The tornados of April 2011 cut a destructive swath through Tuscaloosa, Alabama and surrounding areas. Whole neighborhoods now resemble bombed out post-war Tokyo or Berlin.
But this devastation was only part of the story. Tuscaloosa also became the scene of an inspiring, highly decentralized outpouring of volunteers and donations. Many of these arrangements could best be described examples of what Nobel prize-winning economist F.A. Hayek called “spontaneous order.” As Hayek put it, spontaneous orders result from the countless actions of individuals, who coordinate their actions through extended systems of voluntary cooperation, rather than the design of a single planner.
Instead of going home for break, for example, students in the Greek system at the University of Alabama and at historically black Stillman College stayed to cook more than 7,000 meals per day. Local churches assembled armies of volunteers and vast stores of goods, ranging from dog food to child car seats, and dispersed them with no questions asked at large “free department stores.” Everyone in the devastated areas knows from personal experience how neighbors, often without homes themselves, traveled from house to house to clear downed trees, offer food, and give shelter.
Much of the strength of Tuscaloosa’s extensive mutual aid came from an unlikely source: right wing talk radio. For more than two weeks after the tornado, the four Tuscaloosa Clear Channel stations preempted their normal fare of Rush Limbaugh, Sean Hannity, and top 40 songs to serve as a clearing house for relief efforts. Gigi South, the local market manager for Tuscaloosa Clear Channel, says that it was her decision to begin, and continue, the relief-oriented simulcasts.
It would have been hard to do otherwise. Employees saw demolished neighborhoods outside their windows and the desperate calls for help were coming in almost immediately. Because many residents lost power and were unable to charge cell phones, car and battery-operated radios often became their only form of communication with the outside world.
Although these stations have only 12 full-time employees between them they still had a vast impact. The on-air jocks took on grueling shifts, sometimes working 10 hours straight, but this did not dampen their enthusiasm.
The goal of the simulcasts was deceptively simple: Bring together givers and victims and allow them to exchange information. According to South, “this whole thing has been about connecting listener to listener. They are the ones doing this. We’re just the conduit.” South is being modest. In many cases, people dropped off goods, sometimes dozens or more cooked meals, at the station’s door and the on-air jocks, instead of taking a break rushed those goods to those in need. The higher-ups at Clear Channel fully supported the local initiative to preempt normal programming and provided generators and engineers to keep the stations on the air.
In a typical pattern, someone would call in to express a need for a particular area or group. Ten minutes later, the same listener related that 10 people showed up and offered their services. Churches and other groups often called in to specify a shortage of particular goods, such as bug spray and suntan lotion for volunteers, and an excess of others, such as diapers. This allowed givers to tailor their donations. Walmart and other businesses called in to offer free prescriptions, charging stations for cell phones, and trucks to remove debris upon request.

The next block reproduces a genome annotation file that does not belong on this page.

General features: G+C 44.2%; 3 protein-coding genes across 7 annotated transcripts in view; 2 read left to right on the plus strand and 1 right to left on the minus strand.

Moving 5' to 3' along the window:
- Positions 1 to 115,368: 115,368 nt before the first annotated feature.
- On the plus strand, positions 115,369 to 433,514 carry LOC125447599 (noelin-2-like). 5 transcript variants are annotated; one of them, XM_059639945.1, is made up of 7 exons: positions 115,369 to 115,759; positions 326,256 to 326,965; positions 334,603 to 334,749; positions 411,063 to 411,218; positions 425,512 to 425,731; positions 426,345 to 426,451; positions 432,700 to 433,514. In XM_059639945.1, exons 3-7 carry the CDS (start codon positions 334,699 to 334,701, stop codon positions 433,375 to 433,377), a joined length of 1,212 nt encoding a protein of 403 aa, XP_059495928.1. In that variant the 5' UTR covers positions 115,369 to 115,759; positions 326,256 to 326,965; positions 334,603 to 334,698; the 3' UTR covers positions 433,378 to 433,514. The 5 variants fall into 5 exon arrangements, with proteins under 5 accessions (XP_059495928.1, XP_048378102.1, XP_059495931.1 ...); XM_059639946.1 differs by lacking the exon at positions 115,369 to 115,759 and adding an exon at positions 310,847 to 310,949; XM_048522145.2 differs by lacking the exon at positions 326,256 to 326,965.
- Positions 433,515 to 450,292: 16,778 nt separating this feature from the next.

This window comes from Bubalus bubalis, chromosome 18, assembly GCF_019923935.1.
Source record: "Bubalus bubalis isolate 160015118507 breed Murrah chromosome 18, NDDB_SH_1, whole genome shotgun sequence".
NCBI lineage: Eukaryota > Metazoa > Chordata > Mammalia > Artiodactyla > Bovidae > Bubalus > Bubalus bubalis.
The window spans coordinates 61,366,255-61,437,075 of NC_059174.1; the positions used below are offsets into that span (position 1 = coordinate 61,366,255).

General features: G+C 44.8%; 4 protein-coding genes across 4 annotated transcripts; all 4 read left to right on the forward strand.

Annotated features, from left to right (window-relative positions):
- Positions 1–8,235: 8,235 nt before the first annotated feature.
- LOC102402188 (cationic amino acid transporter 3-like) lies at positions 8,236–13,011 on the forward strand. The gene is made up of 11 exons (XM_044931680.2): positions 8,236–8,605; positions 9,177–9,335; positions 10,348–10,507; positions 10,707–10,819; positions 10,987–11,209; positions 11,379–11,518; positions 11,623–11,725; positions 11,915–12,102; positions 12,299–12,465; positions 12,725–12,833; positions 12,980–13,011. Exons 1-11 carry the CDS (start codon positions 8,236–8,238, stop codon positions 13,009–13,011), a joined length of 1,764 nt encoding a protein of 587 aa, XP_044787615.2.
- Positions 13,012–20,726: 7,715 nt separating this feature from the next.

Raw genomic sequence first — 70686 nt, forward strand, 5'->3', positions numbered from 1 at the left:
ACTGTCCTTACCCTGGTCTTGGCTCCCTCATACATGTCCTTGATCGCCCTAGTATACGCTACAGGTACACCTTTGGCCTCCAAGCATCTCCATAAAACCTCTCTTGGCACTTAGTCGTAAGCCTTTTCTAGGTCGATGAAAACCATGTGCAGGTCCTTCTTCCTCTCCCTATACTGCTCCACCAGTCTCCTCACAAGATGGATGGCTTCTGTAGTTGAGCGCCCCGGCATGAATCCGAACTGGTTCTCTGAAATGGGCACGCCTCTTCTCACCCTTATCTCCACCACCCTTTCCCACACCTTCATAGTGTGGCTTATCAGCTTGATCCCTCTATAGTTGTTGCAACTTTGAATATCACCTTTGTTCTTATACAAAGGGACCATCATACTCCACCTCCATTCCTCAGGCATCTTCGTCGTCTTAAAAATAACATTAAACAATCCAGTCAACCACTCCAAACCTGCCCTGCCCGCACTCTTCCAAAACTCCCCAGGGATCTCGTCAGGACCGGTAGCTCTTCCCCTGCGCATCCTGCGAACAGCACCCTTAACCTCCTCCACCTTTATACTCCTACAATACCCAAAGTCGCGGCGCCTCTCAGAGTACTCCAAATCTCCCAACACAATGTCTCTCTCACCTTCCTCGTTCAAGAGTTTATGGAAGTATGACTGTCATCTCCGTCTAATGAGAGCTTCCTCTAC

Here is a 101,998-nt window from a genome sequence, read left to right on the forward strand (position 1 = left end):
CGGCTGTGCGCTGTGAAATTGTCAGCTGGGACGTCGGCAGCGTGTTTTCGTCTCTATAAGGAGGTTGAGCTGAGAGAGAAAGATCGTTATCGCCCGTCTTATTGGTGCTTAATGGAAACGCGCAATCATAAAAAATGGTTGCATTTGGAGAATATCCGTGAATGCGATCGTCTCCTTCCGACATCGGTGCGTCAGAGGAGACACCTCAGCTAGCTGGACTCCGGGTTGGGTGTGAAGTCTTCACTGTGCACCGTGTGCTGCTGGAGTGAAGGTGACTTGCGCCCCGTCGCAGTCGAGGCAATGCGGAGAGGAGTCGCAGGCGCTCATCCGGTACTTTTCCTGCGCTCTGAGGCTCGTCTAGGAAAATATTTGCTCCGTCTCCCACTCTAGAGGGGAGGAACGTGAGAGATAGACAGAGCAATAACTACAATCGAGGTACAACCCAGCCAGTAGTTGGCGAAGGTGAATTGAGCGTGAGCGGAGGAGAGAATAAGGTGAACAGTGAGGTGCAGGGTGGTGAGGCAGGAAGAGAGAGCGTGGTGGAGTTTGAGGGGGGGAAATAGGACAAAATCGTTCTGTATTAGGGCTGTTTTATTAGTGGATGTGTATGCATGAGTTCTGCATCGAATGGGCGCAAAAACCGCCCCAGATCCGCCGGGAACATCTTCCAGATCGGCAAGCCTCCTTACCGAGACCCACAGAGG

In one particularly moving case, a worn-out relief coordinator for an outlying trailer park broadcast a desperate appeal. She had been cooking meals for several undocumented Hispanics living in tents who were afraid to go to the authorities. She was heartbroken because she wanted to see her mother in Mississippi who had suffered a stroke but feared leaving her neighbors unaided. Within minutes, two nurses, translators, and other volunteers were on the scene. The simulcasts began to include brief Spanish language announcements and the talk radio listeners, even if they are normally angered about illegal immigration, showed no hesitation in lending a hand in such cases.
Callers unable to get through because of tied-up phone lines could make use of associated Facebook pages and other social media. Tuscaloosa Clear Channel’s tweets reappeared, along with announcements from the local government, on outdoor electronic message boards throughout the city; the university television station carried live feeds of the simulcast.
Although Tuscaloosa Clear Channel generally caters to a white, conservative audience, grateful listeners often made tearful calls from the black and Hispanic neighborhoods which bore the brunt of the tornado. No other radio or television stations in the community, public or private, have come close to matching this effort. “The bottom line,” South declares, “is that here the people that we are talking to on air are the people that have no homes. They have no home, they have no phone service. They have no television. Nothing except the radio.”
David T. Beito is professor of history at the University of Alabama and author of Black Maverick: T.R.M. Howard’s Fight for Civil Rights and Economic Power and From Mutual Aid to the Welfare State: Fraternal Societies and Social Services. A version of this article originally appeared in The Wall Street Journal.